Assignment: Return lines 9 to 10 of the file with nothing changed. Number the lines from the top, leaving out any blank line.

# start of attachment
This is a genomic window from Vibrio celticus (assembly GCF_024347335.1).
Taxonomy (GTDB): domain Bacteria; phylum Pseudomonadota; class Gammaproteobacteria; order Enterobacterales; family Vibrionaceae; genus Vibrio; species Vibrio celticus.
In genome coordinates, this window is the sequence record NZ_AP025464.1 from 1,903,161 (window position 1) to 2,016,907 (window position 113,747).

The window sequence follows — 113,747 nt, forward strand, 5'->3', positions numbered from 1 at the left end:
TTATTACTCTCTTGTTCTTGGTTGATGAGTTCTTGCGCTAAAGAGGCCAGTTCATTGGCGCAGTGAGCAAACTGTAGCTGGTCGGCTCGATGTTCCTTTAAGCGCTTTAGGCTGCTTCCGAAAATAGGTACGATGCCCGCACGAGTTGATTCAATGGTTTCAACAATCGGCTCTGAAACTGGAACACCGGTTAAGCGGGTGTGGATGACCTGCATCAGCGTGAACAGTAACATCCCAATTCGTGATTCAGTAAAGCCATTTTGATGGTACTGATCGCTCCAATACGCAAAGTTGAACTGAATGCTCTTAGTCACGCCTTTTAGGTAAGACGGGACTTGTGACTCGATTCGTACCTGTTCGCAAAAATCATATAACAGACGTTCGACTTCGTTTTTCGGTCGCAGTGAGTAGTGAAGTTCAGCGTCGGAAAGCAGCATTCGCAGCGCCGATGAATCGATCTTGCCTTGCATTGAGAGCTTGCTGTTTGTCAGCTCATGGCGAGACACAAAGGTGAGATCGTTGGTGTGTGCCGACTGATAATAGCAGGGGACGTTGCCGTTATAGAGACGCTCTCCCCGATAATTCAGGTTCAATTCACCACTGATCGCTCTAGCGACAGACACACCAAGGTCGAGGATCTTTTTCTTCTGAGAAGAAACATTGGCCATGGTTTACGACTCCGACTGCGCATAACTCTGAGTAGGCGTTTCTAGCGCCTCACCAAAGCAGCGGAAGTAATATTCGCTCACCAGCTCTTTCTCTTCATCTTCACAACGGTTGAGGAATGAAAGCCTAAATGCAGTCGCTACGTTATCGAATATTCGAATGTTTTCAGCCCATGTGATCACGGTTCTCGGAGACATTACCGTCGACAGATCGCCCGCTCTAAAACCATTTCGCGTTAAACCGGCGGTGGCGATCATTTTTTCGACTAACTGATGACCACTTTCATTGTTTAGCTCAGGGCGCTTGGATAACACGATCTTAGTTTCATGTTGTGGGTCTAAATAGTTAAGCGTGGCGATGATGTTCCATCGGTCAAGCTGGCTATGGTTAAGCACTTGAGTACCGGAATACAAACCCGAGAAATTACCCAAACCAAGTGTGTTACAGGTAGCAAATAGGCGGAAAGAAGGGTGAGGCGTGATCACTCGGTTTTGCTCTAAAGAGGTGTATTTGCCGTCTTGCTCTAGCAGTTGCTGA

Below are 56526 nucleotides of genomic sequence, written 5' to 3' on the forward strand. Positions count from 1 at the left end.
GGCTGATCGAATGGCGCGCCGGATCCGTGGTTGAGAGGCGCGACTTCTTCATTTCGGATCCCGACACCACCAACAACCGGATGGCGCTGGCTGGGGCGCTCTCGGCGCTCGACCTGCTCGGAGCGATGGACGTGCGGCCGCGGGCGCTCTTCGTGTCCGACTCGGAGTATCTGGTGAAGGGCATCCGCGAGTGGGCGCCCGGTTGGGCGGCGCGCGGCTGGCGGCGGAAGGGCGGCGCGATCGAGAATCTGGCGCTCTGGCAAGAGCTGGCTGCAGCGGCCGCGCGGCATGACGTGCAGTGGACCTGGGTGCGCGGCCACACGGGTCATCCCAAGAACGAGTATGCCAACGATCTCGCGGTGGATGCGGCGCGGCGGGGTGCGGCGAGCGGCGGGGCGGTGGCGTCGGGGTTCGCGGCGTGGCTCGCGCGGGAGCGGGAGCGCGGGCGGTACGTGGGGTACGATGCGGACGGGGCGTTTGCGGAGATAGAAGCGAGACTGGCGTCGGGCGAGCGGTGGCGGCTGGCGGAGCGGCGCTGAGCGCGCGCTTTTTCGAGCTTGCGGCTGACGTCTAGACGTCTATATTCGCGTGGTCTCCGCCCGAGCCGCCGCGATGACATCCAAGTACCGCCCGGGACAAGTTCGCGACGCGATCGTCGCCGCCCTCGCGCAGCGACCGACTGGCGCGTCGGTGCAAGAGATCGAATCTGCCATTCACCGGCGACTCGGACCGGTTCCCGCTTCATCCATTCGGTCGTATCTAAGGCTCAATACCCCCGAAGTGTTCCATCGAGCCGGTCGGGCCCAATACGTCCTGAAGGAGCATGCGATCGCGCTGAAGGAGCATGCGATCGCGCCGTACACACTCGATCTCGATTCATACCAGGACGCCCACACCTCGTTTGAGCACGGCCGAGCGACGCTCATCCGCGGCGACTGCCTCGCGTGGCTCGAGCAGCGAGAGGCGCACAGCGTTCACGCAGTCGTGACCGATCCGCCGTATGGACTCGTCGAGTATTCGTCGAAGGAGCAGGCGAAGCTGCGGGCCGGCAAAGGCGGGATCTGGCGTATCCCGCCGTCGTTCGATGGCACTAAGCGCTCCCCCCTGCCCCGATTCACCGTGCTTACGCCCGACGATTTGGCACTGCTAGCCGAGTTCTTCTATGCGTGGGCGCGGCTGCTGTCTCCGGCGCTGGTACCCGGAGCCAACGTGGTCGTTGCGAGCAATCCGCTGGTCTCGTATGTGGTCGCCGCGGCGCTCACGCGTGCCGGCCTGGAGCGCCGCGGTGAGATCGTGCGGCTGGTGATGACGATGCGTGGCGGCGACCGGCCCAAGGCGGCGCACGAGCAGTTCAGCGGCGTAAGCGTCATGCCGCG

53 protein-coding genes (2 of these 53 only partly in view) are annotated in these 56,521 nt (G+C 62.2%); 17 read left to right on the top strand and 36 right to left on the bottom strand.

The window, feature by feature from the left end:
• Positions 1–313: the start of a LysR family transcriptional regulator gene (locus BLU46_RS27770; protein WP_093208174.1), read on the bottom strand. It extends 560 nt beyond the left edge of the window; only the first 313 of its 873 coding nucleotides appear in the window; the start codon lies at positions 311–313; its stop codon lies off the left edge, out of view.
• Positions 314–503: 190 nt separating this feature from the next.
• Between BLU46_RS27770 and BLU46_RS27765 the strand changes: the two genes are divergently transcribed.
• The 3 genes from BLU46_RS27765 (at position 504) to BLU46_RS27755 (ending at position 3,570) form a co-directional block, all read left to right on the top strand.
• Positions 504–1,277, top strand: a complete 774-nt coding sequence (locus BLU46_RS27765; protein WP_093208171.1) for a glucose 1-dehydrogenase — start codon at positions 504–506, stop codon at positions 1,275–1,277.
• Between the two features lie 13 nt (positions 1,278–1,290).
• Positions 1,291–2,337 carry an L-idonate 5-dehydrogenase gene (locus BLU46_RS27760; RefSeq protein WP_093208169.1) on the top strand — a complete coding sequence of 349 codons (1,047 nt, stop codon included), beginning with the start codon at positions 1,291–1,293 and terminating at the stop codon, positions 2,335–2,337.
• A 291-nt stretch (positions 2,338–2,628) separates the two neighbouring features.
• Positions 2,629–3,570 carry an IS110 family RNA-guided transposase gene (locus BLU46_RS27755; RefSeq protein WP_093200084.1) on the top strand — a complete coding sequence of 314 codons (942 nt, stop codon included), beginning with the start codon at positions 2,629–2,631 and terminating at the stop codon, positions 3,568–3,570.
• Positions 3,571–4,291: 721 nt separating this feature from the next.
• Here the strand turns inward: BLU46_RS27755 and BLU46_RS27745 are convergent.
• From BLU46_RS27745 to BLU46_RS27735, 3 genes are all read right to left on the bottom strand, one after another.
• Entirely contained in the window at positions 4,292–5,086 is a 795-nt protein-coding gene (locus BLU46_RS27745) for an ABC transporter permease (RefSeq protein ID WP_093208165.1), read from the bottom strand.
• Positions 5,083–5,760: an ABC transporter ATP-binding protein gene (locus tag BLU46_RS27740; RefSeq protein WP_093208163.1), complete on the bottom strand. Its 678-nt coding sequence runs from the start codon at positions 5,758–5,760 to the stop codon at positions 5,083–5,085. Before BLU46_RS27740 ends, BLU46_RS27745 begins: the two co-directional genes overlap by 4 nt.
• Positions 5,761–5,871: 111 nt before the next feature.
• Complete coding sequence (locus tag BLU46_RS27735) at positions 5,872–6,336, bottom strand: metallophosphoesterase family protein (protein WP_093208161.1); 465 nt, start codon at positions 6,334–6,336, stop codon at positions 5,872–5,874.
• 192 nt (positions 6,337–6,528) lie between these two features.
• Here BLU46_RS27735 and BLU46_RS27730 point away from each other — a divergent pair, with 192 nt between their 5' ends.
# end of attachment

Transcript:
The window, feature by feature from the left end:
• Positions 1–313: the start of a LysR family transcriptional regulator gene (locus BLU46_RS27770; protein WP_093208174.1), read on the bottom strand. It extends 560 nt beyond the left edge of the window; only the first 313 of its 873 coding nucleotides appear in the window; the start codon lies at positions 311–313; its stop codon lies off the left edge, out of view.